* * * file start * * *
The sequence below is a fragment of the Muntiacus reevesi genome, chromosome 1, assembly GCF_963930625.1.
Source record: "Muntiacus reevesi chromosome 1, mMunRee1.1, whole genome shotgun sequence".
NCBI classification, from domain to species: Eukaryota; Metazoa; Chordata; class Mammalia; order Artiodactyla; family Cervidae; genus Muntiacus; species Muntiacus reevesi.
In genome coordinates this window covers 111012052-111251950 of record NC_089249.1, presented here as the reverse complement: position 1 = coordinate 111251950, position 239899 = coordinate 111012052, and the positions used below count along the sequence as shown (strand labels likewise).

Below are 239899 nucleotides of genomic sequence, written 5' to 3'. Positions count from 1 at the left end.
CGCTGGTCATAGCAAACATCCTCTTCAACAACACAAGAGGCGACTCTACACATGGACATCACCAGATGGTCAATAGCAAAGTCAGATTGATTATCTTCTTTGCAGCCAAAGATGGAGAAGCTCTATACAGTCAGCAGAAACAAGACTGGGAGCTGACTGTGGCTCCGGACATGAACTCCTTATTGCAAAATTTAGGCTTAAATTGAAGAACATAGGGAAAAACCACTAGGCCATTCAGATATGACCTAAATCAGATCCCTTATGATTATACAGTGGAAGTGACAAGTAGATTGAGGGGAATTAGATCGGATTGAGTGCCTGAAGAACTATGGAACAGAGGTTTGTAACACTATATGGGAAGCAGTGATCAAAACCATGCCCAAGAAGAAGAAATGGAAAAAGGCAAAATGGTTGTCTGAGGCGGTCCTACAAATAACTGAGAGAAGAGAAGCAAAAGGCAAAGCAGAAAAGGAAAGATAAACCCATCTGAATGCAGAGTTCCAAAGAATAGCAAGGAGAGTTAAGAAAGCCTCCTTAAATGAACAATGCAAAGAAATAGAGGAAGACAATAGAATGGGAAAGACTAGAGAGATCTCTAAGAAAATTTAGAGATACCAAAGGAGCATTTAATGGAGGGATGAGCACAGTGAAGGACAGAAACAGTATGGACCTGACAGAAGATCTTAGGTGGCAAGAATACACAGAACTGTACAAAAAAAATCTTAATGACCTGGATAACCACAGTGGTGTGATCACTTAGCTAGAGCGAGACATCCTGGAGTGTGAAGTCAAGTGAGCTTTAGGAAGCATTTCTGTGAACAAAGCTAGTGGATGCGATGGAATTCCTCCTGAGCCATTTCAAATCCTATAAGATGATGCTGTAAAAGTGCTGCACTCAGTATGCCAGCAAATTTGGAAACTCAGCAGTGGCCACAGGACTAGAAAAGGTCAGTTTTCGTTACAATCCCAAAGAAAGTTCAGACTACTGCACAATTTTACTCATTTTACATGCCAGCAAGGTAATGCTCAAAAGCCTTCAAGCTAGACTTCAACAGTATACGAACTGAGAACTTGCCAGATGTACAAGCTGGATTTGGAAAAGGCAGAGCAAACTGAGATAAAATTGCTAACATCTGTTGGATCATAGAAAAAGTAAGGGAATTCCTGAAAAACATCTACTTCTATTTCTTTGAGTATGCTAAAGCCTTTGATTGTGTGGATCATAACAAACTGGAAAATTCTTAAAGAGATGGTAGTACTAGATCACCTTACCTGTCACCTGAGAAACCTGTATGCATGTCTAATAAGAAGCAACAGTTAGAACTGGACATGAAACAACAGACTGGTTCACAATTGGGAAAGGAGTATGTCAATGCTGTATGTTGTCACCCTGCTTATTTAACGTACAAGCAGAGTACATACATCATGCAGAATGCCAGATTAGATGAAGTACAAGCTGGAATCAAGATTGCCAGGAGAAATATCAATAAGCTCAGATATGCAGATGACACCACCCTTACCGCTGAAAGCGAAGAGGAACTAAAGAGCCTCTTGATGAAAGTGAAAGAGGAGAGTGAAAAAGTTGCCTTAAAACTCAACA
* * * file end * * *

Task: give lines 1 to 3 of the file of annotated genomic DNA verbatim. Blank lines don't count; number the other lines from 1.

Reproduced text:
The sequence below is a fragment of the Muntiacus reevesi genome, chromosome 1, assembly GCF_963930625.1.
Source record: "Muntiacus reevesi chromosome 1, mMunRee1.1, whole genome shotgun sequence".
NCBI classification, from domain to species: Eukaryota; Metazoa; Chordata; class Mammalia; order Artiodactyla; family Cervidae; genus Muntiacus; species Muntiacus reevesi.